As noted in Part 1, the June 2007 article, public and private obligees, including property owners and general contractors, are rewriting bond forms and contract provisions for contractors or subcontractors. The following article provides more examples.
Provisions by which the penal sum of the bond increases with change orders are becoming more common.
Penal Sum Increases with Change Orders
One of the most common examples of such provisions is the following:
Any increase in the Contract amount shall automatically result in a corresponding increase in the Bond's penal amount without notice to or consent from Surety, such notice and consent being hereby waived. Decreases in the Contract amount shall not, however, reduce the Bond's penal amount unless specifically provided in said Change Order.
It is unclear why obligees are requiring these provisions. It is possible they do not understand that the full coverage under a traditional performance bond includes not just the amount of the bond but any remaining contract balance that remains unpaid. In those situations, the cost of completing the work would necessarily need to exceed both the remaining contract balance and the existing penal sum pegged at the original contract price in order for the surety's liability to cap.
Consider this example:
Original Contract Price
Revised Contract Price
Paid to date, including 10% retention of $650,000 (56% of project complete)
Cost to complete (assume 10% over 44% completion percentage)
Thus, there is a cushion of over $10 million before the surety's liability caps.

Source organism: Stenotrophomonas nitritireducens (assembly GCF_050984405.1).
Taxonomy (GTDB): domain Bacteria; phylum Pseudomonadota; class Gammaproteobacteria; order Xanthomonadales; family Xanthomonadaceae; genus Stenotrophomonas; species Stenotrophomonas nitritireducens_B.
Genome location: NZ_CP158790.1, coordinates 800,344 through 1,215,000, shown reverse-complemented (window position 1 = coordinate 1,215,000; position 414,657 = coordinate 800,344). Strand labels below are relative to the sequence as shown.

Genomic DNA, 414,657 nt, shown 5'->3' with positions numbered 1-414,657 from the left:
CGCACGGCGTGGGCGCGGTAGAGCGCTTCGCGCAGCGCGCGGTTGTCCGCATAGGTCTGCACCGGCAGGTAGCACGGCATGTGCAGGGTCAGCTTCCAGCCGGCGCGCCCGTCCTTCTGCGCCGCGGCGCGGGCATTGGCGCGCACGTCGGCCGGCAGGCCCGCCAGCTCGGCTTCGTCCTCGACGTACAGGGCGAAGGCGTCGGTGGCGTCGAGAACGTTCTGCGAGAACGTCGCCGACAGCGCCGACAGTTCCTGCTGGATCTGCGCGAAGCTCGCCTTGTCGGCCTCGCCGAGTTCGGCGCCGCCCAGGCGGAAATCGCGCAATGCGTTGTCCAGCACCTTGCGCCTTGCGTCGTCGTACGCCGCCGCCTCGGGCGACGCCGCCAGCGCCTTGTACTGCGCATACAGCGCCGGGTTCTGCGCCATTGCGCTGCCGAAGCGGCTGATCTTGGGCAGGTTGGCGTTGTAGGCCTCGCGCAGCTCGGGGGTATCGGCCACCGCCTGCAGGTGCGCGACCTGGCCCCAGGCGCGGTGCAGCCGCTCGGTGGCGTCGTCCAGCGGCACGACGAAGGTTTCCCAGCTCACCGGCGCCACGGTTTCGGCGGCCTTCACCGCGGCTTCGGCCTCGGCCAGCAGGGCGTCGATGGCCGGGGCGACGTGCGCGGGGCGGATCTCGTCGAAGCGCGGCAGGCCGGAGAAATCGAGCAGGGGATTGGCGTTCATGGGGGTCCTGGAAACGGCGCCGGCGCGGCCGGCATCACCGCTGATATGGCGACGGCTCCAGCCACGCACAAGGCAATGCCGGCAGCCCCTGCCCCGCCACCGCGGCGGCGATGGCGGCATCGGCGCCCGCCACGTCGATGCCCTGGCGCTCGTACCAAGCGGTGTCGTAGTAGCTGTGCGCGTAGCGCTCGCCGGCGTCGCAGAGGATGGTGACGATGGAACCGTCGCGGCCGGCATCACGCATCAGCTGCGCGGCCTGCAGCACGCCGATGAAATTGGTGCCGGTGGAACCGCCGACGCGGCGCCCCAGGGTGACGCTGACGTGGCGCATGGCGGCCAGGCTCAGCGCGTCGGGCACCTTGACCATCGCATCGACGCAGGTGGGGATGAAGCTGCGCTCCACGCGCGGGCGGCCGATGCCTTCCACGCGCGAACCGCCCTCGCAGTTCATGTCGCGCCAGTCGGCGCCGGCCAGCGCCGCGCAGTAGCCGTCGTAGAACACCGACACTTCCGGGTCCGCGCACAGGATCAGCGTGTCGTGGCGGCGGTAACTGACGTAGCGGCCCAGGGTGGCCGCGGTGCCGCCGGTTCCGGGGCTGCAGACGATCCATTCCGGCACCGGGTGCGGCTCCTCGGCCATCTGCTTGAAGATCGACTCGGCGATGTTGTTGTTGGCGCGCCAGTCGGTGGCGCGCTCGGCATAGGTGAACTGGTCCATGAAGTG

Further, obligees may not understand why sureties charge premium for change orders but do not have their bond penalties increase correspondingly. The performance bond covers the change order work, i.e., guarantees its completion, regardless of the surety's limit of liability. Accordingly, they charge more premium—they have guaranteed more work.
Presumably, there have been situations where a surety is not prepared to complete a project, possibly where an obligee will not agree to cap the surety's liability at the penal sum. At that stage, a surety may simply pay the penal sum. Then, the obligee must complete the project itself and, presumably, that cost could exceed the penal sum. It may be those situations, although extremely rare, where obligees have decided they want to assure that the penal sum will track the revised contract price.
It is also possible that obligees have decided to include these clauses to provide an incentive for sureties to complete projects. Generally speaking, unless the bond or the takeover agreement provides otherwise, a surety is deemed to have waived its penal sum upon takeover. Accordingly, if the penal sum increases with changes, the surety might be more inclined to take over rather than leave completion to the obligee.
In addition to what is likely a misunderstanding on the part of obligees, it is possible that with the increase in the types of damages recoverable against a surety, the obligees want additional dollars available. For example, in California, a surety may be liable for certain consequential damages arising out of the bond principal's default.1 Those consequential damages, such as actual delay damages (if there is no liquidated damages provision), can be substantial and far exceed the original contract price. Overall, there are relatively few instances where the penal sum cap comes into play.